Post-modernisation service[edit]

Effingham in a Norwegian fjord, 1940.

After she recommissioned Effingham served on the North America and West Indies station. Following the outbreak of the Second World War Effingham patrolled the Northern Atlantic, in the Iceland region and was flagship of the Northern Patrol Force and transported £2 million in gold reserves to Halifax, Nova Scotia in Canada. She hunted German surface raiders on her return, and this led her to be in Norwegian waters during the Norwegian Campaign. During this period, she was attacked by a submarine but not hit, continuing to bombard German positions in the hills around Narvik until May, when she escorted a troop convoy to Bodø.

On 18 May 1940 Effingham was lost while engaged on transport escort duties. Traveling at 23 knots (43 km/h), outside the Norwegian Leads to minimise the risk of air attack, she was only one hour away from her destination when she struck a large rock in the area of Bodø (Bliksvær), in the Faxsen Shoal, near Bodø (20 minutes from the destination), between Bliksvær and Terra islands. The rock was well known and it has been suggested that it was marked on the ship's charts, but when the navigator had drawn the ship's passage onto the map, his pencil mark had obscured the obstacle directly in the ship's path. More recent research by former Royal Navy Lieutenant-Commander Richard Noel John Wright has shown that there was no single rock but an entire shoal, which was not marked on the Royal Navy charts in use, and that three of the vessels traveling together struck the undersea ridge almost simultaneously (Smith, Peter C (2015), Sailors on the rocks, London: Pen and Sword, p. 215). No one was killed in the wreck, which was destroyed with a torpedo from the accompanying destroyer HMS Matabele on 21 May after all her crucial papers and equipment had been removed. The ship rolled onto her side, leaving much of her flank above water and the masts and funnel level with the surface. The wreck was dismantled by Høvding Skipsopphugging after 1945, only a few plates and components now being left on the sea bed.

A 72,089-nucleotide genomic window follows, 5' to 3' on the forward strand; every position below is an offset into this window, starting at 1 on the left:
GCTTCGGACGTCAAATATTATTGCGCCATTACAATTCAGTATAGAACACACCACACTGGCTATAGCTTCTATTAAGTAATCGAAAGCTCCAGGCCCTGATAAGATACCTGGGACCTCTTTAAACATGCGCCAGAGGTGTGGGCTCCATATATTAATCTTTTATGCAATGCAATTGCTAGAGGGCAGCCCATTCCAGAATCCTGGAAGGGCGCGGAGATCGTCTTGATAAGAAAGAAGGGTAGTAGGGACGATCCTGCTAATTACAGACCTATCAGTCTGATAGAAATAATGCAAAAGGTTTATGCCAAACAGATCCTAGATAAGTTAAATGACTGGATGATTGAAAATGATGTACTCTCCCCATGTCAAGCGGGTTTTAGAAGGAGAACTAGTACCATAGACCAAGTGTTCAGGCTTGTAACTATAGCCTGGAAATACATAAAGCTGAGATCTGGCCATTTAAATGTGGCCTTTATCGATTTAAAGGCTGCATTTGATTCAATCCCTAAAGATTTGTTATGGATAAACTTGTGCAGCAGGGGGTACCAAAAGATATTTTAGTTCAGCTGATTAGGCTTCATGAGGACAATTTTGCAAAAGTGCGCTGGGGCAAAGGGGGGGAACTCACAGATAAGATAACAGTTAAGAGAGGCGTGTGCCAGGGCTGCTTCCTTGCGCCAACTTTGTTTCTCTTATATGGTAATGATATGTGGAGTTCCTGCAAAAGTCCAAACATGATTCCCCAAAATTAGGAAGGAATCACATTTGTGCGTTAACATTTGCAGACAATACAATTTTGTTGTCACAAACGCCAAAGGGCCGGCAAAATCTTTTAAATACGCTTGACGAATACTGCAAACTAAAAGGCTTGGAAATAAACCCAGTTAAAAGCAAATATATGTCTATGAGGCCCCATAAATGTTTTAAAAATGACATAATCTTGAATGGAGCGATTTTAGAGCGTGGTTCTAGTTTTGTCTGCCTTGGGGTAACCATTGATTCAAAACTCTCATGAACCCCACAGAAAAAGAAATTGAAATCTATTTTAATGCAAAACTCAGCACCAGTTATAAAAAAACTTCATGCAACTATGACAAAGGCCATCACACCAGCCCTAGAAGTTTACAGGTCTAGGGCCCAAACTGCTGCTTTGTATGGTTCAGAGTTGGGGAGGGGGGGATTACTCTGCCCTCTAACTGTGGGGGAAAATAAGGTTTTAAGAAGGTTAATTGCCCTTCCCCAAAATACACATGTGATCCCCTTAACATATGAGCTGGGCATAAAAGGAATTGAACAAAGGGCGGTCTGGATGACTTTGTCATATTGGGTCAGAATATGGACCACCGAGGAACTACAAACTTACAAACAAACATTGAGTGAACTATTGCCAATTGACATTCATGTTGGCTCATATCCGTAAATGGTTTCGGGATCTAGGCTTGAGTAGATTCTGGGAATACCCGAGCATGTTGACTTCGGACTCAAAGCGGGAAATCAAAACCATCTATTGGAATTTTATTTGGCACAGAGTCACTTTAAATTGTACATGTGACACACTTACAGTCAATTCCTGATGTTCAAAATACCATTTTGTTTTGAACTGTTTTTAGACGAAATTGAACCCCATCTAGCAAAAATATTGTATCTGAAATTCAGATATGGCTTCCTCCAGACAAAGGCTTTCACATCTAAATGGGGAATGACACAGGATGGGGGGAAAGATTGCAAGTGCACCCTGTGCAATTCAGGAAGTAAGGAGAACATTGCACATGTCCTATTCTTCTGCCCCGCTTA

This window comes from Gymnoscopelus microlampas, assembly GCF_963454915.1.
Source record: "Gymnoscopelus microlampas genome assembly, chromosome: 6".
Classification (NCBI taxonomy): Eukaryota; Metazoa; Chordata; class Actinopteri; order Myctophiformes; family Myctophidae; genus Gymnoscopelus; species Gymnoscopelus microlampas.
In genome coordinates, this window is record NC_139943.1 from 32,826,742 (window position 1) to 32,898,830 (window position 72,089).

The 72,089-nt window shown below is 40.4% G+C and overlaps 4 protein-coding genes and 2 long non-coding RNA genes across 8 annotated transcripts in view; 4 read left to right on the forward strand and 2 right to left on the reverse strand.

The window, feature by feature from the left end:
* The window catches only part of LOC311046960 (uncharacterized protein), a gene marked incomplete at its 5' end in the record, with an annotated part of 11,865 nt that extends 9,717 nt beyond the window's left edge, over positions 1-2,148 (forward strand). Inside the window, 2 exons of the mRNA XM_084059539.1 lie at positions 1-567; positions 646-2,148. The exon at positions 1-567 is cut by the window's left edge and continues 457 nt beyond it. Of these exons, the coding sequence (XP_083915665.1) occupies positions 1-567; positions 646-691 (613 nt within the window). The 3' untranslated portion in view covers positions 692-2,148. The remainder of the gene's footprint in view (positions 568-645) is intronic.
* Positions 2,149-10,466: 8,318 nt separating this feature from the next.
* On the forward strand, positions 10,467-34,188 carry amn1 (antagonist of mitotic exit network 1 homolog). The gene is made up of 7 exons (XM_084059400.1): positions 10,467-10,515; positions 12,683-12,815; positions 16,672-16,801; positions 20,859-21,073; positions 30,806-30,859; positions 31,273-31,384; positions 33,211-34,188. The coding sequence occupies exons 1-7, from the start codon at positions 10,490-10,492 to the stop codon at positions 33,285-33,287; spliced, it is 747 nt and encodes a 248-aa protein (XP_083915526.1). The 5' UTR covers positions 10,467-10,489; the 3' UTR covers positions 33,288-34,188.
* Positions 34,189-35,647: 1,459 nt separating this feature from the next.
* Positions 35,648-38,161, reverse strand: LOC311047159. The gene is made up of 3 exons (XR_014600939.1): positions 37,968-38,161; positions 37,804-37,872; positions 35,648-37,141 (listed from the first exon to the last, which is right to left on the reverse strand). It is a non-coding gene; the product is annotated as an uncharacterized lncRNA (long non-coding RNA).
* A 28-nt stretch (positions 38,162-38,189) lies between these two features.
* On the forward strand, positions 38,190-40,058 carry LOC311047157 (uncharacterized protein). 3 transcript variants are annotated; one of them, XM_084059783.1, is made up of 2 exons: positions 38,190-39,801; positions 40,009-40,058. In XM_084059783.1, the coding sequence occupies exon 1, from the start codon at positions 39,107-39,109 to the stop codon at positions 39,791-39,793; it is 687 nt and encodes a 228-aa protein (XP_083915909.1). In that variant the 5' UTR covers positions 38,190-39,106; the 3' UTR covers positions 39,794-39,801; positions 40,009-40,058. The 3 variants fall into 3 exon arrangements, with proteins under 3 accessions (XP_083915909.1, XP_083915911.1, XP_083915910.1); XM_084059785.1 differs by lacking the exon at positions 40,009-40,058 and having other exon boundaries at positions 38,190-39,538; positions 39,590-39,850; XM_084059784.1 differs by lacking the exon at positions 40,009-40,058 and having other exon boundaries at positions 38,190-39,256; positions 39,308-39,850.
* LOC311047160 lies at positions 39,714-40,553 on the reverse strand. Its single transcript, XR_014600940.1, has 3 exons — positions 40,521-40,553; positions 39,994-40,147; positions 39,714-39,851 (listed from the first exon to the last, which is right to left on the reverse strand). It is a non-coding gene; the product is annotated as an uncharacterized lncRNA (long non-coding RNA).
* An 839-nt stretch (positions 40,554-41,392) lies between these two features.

During her brief war service, she was awarded the battle honours Atlantic 1939–1940 and Norway 1940. She is the only ship of the Royal Navy to have borne the name Effingham, but it was bestowed upon a shore installation for the training of naval special forces in 1943.


  1. ^ a b c d e Whitley 1995 p.77


  • Raven, Allan; Roberts, John (1980). British Cruisers of World War Two. Arms & Armour Press.
  • Whitley, M. J. (1995). Cruisers of World War Two. Great Britain: Brockhampton Press. ISBN 1-86019-874-0.
  • Smith, Peter C (2015). Sailors on the Rocks. London: Pen and Sword. p. 215. ISBN 1-78340-062-5.

External links[edit]